1. Learn to trust people
Jetlag is still present. I have a slight headache already because of the sleepless nights, but the vibe is to the roof. I’m smiling. Sitting in the back seat of a van heading to, what is probably one of the greatest and most fierce adventures of my life.
We went to the tour office at 9am. checked all our gears like they do in the army. There was a specific list of what to have with you and we went it through one by one. You needed to have good gear to participate, if you didn’t have warm or waterproof enough, the tour company would rent you what you needed. They didn’t allow you to go on the tour if your gear wasn’t all according to their requirements.
I needed to rent so-called peak pants so padded pants, padded gloves, sleeping bag, and a mattress.
Weather was rainy and grey, but quite warm still. I was prepared for this, mentally. With my lunch box on my lap, no rain can lower my vibe. Let’s see if I agree with this after four days.
In the van, there is 9 crew members and 3 of us. There is carriers, two guides, and a cook. You don’t have to carry your own gears to the mountain. 7-day hike and the gear, food and the water will be carried by the crew members. All you need to carry is a small day backpack, where you have your raincoat, second layer of clothes, daily water, sunscreen, sunglasses, and some snacks.
Five hours and 2542 calories later we arrive at the first base camp. The route was quite easy, the hardest part was to actually walk slow enough. You weren’t supposed to sweat so I quickly realized I have too many clothes on. This was simply because I was afraid to get cold. At the base camp, I needed to change quickly some dry clothes on and head to the camp dinner. Warm tee and food worked very well at the end of the day.
The record to climb the mountain is 8 hours to the top and back so it feels strange that the tour is for 7 days. Our guide Davis has made the trip in 21 hours, I think we are in good hands.
2. Learn how to respect nature and weather
The first night in the mountain went really well. I did wake up a couple of times to take pee from all the water and tee I was drinking. But the night was warm I did wake up full of energy and happiness for the day to come. And, what a luxury it was when you wake up at 6.30am and the coffee was served to the tent. Hot water in a big barrel so that we all could wash and then we had breakfast. I was thinking that if I needed to do this by myself it would have been a catastrophe. Whit these survival skills I wouldn’t be able to put the tent upright. So for this kind of amateur climbers, this was the only option. I am so thankful for the crew how they handled everything and how they took care of us.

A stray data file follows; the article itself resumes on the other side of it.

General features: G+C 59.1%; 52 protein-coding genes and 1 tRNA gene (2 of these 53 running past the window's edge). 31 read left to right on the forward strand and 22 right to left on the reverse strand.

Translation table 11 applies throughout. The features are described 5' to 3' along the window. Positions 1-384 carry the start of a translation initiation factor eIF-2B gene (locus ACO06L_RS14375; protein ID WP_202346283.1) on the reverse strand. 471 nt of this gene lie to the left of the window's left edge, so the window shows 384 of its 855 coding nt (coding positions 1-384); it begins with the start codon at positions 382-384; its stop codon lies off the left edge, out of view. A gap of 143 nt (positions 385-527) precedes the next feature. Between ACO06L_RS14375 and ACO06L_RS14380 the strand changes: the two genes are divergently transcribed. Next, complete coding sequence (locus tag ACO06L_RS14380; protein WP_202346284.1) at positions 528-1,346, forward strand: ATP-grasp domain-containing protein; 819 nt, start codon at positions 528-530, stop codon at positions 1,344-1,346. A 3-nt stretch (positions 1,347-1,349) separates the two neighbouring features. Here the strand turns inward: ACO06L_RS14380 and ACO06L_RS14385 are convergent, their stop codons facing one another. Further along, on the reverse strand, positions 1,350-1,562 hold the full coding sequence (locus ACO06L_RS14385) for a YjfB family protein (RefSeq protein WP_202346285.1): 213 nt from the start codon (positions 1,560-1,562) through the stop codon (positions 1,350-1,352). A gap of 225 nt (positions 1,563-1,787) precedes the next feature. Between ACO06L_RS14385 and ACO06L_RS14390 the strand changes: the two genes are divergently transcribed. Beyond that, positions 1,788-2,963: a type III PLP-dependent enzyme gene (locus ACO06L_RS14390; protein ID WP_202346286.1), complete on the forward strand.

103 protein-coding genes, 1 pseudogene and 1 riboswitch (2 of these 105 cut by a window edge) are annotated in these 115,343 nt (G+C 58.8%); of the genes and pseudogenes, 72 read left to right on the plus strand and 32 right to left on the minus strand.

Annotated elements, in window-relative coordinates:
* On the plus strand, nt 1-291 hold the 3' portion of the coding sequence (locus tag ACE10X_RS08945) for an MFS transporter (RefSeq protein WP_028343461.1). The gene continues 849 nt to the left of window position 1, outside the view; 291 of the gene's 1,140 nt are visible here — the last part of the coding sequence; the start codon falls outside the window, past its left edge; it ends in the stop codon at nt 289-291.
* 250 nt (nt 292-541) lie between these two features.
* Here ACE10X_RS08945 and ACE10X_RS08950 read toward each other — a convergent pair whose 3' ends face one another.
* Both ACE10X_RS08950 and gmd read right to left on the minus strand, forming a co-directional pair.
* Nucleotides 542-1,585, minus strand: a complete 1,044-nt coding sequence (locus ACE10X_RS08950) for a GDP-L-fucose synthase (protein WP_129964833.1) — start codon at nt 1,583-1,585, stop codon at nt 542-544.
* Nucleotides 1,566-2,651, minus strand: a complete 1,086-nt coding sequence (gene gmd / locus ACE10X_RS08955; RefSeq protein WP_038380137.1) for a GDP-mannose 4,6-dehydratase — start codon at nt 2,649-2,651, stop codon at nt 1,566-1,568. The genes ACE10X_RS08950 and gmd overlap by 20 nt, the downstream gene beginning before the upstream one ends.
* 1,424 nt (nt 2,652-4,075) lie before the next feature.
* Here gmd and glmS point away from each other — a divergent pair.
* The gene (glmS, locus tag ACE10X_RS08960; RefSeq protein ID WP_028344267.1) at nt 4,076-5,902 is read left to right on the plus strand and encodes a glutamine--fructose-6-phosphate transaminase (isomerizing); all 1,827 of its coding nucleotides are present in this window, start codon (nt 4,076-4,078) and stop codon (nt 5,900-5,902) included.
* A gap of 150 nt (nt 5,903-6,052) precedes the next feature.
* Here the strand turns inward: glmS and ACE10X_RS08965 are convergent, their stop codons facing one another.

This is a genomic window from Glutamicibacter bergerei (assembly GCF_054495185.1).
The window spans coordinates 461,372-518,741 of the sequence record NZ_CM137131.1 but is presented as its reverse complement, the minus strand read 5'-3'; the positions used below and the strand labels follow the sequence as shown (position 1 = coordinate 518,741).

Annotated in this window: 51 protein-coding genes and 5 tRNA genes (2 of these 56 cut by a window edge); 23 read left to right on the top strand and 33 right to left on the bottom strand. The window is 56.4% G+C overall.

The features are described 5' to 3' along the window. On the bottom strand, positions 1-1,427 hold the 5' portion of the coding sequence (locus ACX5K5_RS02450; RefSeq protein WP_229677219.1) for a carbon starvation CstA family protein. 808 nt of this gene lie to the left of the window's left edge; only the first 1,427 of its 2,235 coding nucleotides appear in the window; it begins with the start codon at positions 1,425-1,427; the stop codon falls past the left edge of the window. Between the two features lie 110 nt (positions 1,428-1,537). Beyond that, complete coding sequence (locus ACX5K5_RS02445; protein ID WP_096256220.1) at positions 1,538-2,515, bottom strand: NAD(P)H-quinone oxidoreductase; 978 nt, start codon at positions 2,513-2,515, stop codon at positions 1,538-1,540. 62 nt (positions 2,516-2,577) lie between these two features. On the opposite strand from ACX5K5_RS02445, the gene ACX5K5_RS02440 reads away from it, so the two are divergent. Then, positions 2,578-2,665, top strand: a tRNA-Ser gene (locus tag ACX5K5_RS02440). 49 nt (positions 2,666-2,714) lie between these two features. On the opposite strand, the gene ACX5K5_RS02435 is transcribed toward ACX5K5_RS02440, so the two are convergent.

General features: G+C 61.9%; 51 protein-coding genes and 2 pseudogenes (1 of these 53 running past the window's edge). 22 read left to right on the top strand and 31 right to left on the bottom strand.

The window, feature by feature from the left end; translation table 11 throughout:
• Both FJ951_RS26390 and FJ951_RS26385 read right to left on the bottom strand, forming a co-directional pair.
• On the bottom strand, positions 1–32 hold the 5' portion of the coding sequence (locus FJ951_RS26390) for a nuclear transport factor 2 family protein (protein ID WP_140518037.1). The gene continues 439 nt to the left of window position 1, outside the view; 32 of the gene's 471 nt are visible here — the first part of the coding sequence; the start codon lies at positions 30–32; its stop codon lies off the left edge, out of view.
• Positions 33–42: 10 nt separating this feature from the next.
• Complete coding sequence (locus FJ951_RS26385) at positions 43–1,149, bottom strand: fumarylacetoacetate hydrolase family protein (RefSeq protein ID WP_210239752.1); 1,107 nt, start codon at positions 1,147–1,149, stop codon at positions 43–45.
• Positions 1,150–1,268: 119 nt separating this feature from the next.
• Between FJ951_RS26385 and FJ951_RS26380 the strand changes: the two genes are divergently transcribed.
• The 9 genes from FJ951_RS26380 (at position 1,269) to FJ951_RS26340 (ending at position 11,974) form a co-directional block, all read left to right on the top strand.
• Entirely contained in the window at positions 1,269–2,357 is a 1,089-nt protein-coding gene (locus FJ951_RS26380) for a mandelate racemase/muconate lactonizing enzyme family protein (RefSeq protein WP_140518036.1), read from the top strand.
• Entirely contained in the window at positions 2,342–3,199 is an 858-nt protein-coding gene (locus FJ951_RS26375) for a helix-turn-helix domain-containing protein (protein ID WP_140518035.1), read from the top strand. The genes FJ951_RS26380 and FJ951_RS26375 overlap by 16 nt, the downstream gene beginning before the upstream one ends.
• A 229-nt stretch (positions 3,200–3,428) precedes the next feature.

Sun is also shining today so my hype is on a different level. Finally, I can actually see how high we have come already. Today we are facing 5-hour trek to the next camp, where we would have a lunch that followed a few hour trek to higher ground just to get used to it and then back to the camp.
This second day the trek was beyond beautiful and 5 hours just flew by. Our guides are awesome and they knew about nature and Africa almost everything. Weather was really moody as well, but after the first day, I knew what to wear. I was trekking without a jacket and when we stopped for a small break, I would put it on. First thought was that the sun is there so let me just do this on a t-shirt, it’s warm, but nature here is hard. The slashing cold wind will hit you out of nowhere if you don’t know how to clothe yourself.
You really learn to respect nature and listen to it after your first day. Also, my stress level has disappeared. Nature here is so calm and wonderful.
My mind and my body are at peace. It’s time to enjoy and be excited about everything. I can’t hide my smile. Today we also started to climb, like really climb. No more flat ground and no more forest. This started to feel like mountain climbing after all.